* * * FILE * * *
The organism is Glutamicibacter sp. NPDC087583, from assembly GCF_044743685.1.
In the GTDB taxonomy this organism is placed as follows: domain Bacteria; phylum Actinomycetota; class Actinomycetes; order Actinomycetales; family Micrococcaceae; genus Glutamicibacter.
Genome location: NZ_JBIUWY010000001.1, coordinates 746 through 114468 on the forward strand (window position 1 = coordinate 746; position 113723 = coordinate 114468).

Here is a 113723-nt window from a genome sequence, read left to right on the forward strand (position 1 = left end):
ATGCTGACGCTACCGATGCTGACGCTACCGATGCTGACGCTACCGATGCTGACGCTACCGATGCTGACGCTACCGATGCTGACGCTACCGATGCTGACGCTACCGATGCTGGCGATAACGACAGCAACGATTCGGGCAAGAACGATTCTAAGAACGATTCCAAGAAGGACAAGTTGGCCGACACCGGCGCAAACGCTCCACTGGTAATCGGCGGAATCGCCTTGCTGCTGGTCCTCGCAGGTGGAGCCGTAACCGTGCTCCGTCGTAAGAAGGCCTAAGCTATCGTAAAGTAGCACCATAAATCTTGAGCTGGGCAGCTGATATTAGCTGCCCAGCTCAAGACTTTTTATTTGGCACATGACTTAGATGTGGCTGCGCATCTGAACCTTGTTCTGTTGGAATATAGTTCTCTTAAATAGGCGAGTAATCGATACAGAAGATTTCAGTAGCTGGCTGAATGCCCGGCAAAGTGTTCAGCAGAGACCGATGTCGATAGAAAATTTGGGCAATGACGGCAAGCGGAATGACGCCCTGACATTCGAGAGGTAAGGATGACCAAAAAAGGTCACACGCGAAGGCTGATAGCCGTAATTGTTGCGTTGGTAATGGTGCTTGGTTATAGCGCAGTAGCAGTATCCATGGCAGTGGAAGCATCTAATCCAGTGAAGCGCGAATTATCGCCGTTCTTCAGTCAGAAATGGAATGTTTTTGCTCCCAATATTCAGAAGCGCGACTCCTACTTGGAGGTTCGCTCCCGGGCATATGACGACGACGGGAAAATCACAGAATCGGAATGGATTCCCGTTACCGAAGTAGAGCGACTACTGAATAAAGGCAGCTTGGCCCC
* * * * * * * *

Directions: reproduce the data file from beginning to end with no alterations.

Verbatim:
The organism is Glutamicibacter sp. NPDC087583, from assembly GCF_044743685.1.
In the GTDB taxonomy this organism is placed as follows: domain Bacteria; phylum Actinomycetota; class Actinomycetes; order Actinomycetales; family Micrococcaceae; genus Glutamicibacter.
Genome location: NZ_JBIUWY010000001.1, coordinates 746 through 114468 on the forward strand (window position 1 = coordinate 746; position 113723 = coordinate 114468).

Here is a 113723-nt window from a genome sequence, read left to right on the forward strand (position 1 = left end):
ATGCTGACGCTACCGATGCTGACGCTACCGATGCTGACGCTACCGATGCTGACGCTACCGATGCTGACGCTACCGATGCTGACGCTACCGATGCTGACGCTACCGATGCTGGCGATAACGACAGCAACGATTCGGGCAAGAACGATTCTAAGAACGATTCCAAGAAGGACAAGTTGGCCGACACCGGCGCAAACGCTCCACTGGTAATCGGCGGAATCGCCTTGCTGCTGGTCCTCGCAGGTGGAGCCGTAACCGTGCTCCGTCGTAAGAAGGCCTAAGCTATCGTAAAGTAGCACCATAAATCTTGAGCTGGGCAGCTGATATTAGCTGCCCAGCTCAAGACTTTTTATTTGGCACATGACTTAGATGTGGCTGCGCATCTGAACCTTGTTCTGTTGGAATATAGTTCTCTTAAATAGGCGAGTAATCGATACAGAAGATTTCAGTAGCTGGCTGAATGCCCGGCAAAGTGTTCAGCAGAGACCGATGTCGATAGAAAATTTGGGCAATGACGGCAAGCGGAATGACGCCCTGACATTCGAGAGGTAAGGATGACCAAAAAAGGTCACACGCGAAGGCTGATAGCCGTAATTGTTGCGTTGGTAATGGTGCTTGGTTATAGCGCAGTAGCAGTATCCATGGCAGTGGAAGCATCTAATCCAGTGAAGCGCGAATTATCGCCGTTCTTCAGTCAGAAATGGAATGTTTTTGCTCCCAATATTCAGAAGCGCGACTCCTACTTGGAGGTTCGCTCCCGGGCATATGACGACGACGGGAAAATCACAGAATCGGAATGGATTCCCGTTACCGAAGTAGAGCGACTACTGAATAAAGGCAGCTTGGCCCC